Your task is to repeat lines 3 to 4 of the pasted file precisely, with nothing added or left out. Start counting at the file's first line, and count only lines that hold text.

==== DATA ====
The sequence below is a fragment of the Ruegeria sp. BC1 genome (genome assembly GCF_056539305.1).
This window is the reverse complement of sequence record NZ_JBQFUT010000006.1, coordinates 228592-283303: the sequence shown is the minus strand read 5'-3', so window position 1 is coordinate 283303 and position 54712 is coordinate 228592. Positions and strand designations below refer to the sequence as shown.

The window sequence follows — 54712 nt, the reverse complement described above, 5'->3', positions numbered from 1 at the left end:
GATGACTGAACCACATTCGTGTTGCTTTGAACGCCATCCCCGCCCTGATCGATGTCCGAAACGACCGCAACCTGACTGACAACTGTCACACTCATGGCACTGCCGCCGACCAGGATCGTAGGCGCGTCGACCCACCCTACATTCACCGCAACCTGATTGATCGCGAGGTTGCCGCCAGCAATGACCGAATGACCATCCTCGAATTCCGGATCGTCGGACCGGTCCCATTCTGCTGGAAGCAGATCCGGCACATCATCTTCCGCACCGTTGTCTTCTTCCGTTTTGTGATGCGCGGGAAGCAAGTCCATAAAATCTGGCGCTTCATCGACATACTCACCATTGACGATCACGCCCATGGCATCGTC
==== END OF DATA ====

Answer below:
The window sequence follows — 54712 nt, the reverse complement described above, 5'->3', positions numbered from 1 at the left end:
GATGACTGAACCACATTCGTGTTGCTTTGAACGCCATCCCCGCCCTGATCGATGTCCGAAACGACCGCAACCTGACTGACAACTGTCACACTCATGGCACTGCCGCCGACCAGGATCGTAGGCGCGTCGACCCACCCTACATTCACCGCAACCTGATTGATCGCGAGGTTGCCGCCAGCAATGACCGAATGACCATCCTCGAATTCCGGATCGTCGGACCGGTCCCATTCTGCTGGAAGCAGATCCGGCACATCATCTTCCGCACCGTTGTCTTCTTCCGTTTTGTGATGCGCGGGAAGCAAGTCCATAAAATCTGGCGCTTCATCGACATACTCACCATTGACGATCACGCCCATGGCATCGTC